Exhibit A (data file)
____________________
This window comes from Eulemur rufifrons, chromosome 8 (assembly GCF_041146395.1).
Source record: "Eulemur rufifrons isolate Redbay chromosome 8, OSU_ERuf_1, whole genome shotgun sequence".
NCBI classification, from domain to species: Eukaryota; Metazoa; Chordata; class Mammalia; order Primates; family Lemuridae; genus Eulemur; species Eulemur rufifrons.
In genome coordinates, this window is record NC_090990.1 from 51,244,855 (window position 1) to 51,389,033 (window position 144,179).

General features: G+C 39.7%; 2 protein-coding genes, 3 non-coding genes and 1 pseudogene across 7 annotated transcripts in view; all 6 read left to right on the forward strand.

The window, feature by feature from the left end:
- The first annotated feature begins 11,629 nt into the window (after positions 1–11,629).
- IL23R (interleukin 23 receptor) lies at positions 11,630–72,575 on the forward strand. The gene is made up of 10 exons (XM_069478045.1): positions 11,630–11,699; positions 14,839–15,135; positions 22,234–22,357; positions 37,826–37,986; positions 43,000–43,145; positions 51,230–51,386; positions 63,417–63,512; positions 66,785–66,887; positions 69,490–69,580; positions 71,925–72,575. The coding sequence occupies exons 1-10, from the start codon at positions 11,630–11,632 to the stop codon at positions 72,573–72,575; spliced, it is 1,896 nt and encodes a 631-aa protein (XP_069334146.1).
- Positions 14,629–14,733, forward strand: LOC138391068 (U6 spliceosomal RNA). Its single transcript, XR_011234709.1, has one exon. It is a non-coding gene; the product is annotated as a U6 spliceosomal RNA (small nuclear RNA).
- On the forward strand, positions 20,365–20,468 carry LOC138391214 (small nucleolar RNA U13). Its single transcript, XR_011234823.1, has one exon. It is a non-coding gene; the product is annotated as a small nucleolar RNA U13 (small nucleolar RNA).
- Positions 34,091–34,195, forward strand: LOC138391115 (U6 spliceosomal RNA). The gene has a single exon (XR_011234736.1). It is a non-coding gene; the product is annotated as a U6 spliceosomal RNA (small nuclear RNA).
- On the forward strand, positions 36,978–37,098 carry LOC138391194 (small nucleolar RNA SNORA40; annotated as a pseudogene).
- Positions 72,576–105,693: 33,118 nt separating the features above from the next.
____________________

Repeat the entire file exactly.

This window comes from Eulemur rufifrons, chromosome 8 (assembly GCF_041146395.1).
Source record: "Eulemur rufifrons isolate Redbay chromosome 8, OSU_ERuf_1, whole genome shotgun sequence".
NCBI classification, from domain to species: Eukaryota; Metazoa; Chordata; class Mammalia; order Primates; family Lemuridae; genus Eulemur; species Eulemur rufifrons.
In genome coordinates, this window is record NC_090990.1 from 51,244,855 (window position 1) to 51,389,033 (window position 144,179).

General features: G+C 39.7%; 2 protein-coding genes, 3 non-coding genes and 1 pseudogene across 7 annotated transcripts in view; all 6 read left to right on the forward strand.

The window, feature by feature from the left end:
- The first annotated feature begins 11,629 nt into the window (after positions 1–11,629).
- IL23R (interleukin 23 receptor) lies at positions 11,630–72,575 on the forward strand. The gene is made up of 10 exons (XM_069478045.1): positions 11,630–11,699; positions 14,839–15,135; positions 22,234–22,357; positions 37,826–37,986; positions 43,000–43,145; positions 51,230–51,386; positions 63,417–63,512; positions 66,785–66,887; positions 69,490–69,580; positions 71,925–72,575. The coding sequence occupies exons 1-10, from the start codon at positions 11,630–11,632 to the stop codon at positions 72,573–72,575; spliced, it is 1,896 nt and encodes a 631-aa protein (XP_069334146.1).
- Positions 14,629–14,733, forward strand: LOC138391068 (U6 spliceosomal RNA). Its single transcript, XR_011234709.1, has one exon. It is a non-coding gene; the product is annotated as a U6 spliceosomal RNA (small nuclear RNA).
- On the forward strand, positions 20,365–20,468 carry LOC138391214 (small nucleolar RNA U13). Its single transcript, XR_011234823.1, has one exon. It is a non-coding gene; the product is annotated as a small nucleolar RNA U13 (small nucleolar RNA).
- Positions 34,091–34,195, forward strand: LOC138391115 (U6 spliceosomal RNA). The gene has a single exon (XR_011234736.1). It is a non-coding gene; the product is annotated as a U6 spliceosomal RNA (small nuclear RNA).
- On the forward strand, positions 36,978–37,098 carry LOC138391194 (small nucleolar RNA SNORA40; annotated as a pseudogene).
- Positions 72,576–105,693: 33,118 nt separating the features above from the next.